The Art of Culturing Food: Make your own Dill Pickled Cucumbers

The Art of Culturing Food Eatwise blog

You can ferment any type of food from vegetables to grains, nuts and milk. The fermentation of food is an age old practice used traditionally to preserve food long before the invention of refrigeration. Given their powerful health benefits, today pickling remains a “delicious” and inseparable part of the daily medicinal protocol of tribes across the globe.

What are fermented or cultured foods?

In the process of fermentation , beneficial bacteria grow and multiply in an anaerobic environment (without oxygen). These bacteria break down the sugars, creating lactic acid compounds - the substance that actually "conquers" the food and increases its value to a product rich in digestive enzymes, rich in B vitamins and minerals with enhanced protein quality.

Cultured foods are particularly beneficial to healing the digestive system and the immune system, and contain much more friendly and varied pro-biotic bacteria than a dietary supplement capsule.

​To understand the mechanism by which pro-biotics works its magic, it would be first necessary to understand what is a human being in the physical sense? You may be surprised to discover that we are more microbial creatures than cellular beings. We have in the body between three to ten times more microbial, fungal and viral organisms than human cells and we can not exist without them. It is called the microbiome - an ecology of trillions of bacteria, most of which are scattered throughout the body: the saliva of the mouth, the nose in the scalp, the skin and armpits. But the vast majority are found in the large intestine.

There are millions of species, varieties and sub-species and each species has its own unique functions. For example, bifidobacterium which supplies the first probiotic strains to newborns specialize in breaking down protein-rich peptides, gluten, and have anti-inflammatory properties. There are bacteria that specialize in attacking and killing pathogenic bacteria even those that are resistant to antibiotics. Lactobacillus ramenus (LGG) improves and works on the lining of the intestine and acidophilus strains have anti-allergic functions and activates the immune system. Two-thirds of the immune system surrounds the digestive system and is directly affected by intestinal bacteria.

Studies in recent years have increasingly revealed the importance of good microbial diversity. And understand that imbalance and variety can cause many diseases including autoimmune diseases, obesity, and metabolic diseases such as diabetes, cardiovascular disease and allergies.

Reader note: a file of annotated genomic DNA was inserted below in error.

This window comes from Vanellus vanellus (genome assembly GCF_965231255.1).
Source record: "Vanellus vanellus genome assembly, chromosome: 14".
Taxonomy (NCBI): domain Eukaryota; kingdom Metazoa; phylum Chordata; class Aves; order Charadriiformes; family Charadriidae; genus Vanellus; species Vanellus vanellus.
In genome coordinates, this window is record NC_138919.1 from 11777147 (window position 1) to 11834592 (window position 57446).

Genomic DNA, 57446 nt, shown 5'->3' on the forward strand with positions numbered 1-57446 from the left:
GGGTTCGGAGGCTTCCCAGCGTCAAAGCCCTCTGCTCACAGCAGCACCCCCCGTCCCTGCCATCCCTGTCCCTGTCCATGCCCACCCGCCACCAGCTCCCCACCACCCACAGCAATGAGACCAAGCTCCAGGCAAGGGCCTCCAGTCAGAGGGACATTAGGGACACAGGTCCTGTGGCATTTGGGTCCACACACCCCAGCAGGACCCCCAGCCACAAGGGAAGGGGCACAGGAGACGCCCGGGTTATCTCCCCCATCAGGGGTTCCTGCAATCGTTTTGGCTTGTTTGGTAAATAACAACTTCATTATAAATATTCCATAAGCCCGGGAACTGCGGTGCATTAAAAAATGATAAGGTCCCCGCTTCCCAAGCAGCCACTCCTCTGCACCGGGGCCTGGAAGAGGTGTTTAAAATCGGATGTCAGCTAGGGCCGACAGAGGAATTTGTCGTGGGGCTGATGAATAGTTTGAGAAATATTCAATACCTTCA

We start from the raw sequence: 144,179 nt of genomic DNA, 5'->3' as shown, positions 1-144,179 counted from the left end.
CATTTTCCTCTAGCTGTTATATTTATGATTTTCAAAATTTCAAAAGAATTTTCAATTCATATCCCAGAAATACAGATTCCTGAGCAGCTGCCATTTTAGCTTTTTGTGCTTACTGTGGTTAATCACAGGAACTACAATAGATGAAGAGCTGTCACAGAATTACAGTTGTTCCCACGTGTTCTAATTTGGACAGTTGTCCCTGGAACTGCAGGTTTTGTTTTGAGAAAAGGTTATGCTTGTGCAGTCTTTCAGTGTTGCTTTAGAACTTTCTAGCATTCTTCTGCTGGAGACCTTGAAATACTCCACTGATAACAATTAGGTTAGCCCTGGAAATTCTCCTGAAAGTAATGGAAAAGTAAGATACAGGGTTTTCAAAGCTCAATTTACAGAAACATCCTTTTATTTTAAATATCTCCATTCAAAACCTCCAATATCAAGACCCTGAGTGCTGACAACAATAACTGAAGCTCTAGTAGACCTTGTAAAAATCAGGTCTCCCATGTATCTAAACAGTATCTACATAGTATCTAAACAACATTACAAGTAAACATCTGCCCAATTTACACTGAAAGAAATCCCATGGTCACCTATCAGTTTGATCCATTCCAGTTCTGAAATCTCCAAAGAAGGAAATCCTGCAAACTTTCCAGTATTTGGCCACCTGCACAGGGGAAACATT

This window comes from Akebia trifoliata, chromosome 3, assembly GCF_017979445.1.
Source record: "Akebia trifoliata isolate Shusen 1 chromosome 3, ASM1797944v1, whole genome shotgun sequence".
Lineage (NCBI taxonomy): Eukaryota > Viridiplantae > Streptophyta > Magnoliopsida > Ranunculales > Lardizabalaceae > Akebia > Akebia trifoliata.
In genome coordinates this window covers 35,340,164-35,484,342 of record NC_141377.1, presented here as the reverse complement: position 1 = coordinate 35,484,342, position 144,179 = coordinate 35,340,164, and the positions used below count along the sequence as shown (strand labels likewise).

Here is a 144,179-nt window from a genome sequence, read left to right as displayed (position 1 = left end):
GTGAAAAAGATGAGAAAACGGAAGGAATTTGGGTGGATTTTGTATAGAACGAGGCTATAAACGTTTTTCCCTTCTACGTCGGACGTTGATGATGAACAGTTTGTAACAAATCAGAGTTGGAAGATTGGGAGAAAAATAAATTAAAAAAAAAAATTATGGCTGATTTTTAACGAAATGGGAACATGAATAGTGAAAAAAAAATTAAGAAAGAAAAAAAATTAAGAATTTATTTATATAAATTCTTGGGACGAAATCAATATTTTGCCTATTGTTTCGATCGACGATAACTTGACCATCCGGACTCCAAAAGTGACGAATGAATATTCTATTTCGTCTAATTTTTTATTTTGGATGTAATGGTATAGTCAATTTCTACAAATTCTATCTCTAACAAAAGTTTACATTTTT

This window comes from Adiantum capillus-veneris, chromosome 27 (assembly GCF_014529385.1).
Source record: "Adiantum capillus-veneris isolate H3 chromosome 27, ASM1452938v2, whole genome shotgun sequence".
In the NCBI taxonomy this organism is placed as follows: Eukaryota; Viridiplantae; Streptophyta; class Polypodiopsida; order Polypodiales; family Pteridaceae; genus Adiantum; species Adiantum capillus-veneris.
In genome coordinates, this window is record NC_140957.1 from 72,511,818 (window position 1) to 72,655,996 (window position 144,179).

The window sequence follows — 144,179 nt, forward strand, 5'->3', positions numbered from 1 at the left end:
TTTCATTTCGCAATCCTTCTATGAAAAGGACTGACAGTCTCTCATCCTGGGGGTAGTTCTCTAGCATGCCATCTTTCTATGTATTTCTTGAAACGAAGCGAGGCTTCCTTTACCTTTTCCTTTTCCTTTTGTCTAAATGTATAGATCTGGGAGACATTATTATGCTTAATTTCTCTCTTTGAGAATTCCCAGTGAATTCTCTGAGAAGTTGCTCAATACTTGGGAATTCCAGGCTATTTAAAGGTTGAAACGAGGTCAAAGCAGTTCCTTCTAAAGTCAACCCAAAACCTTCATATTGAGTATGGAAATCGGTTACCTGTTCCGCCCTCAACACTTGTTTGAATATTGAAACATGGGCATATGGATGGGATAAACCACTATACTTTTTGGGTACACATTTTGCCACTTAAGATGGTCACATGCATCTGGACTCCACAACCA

Today, the studies prove what Hippocrates and Rambam claimed many hundreds of years ago that health starts in the gut.

Every type of food in the process of fermentation produces its unique bacteria that it sourced from the soil and the environment in which it grew. That is why it is recommended to culture a wide variety of foods. Preparing "homemade pickles" does not have to be a complicated process, as one of the participants to one of my recent workshops concluded.

The following is my family’s homemade favorite: Pickled Dill Pickles

The Art of Culturing Food Eatwise blog pickles


1 packet baby cucumbers well rinsed or regular crispy cucumbers sliced into large pieces.

Atlantic sea salt or grey salt

5 or 6 cloves of garlic

A handful of well rinsed dill

1 tbsp. English pepper corns.

1 red or green chili pepper cut into large slices (optional)

A glass mason jar (washed and sterilized)

What to do:

Prepare a bowl of salt water – consisting roughly of 4 cups of water, depending on the size of the Mason jar to be filled.

Boil water. For every cup of boiling water stir in ½ a tsp. of salt and pour into a sterile bowl. Leave the salt water aside to cool down.

The Art of Culturing Food Eatwise blog pickle jars

Meanwhile arrange the vegetables in the mason jar in repeated layers. Once the salt water has cooled, pour it into the mason jar. Make sure all the vegetables remain under the water. Close the jar loosely and leave to sit on the kitchen counter away from sunlight for 2 to 3 days. In the summer, the heat ferments the vegetables quicker.

After the fermentation period, you may insert a clean fork and taste. if it has a pleasant sour taste, then it is ready and can be refrigerated.

You can use this method to ferment a variety of vegetables and experiment with various spices such as garlic, pepper, ginger, turmeric, dill, coriander seeds, Nigella seeds, according to desired flavors or health benefits.

Denise Rubin, Eatwise

About Denise Rubin, Nutritional Health Coach, Eatwise

I am a specialist in the treatment of chronic disease using food, herbs and spices that correspond to your unique needs. My mission is to help clients understand what is going on in the inside them and then teach them how to regain and take control of their health. My goal is to revive the ancient concepts that Hippocrates and Rambam wisely identified: “that the food you eat not only builds the scope of your body but also the quality of it down to on the deepest most cellular level.” Contact me today to arrange an appointment at 052-555 6418 or

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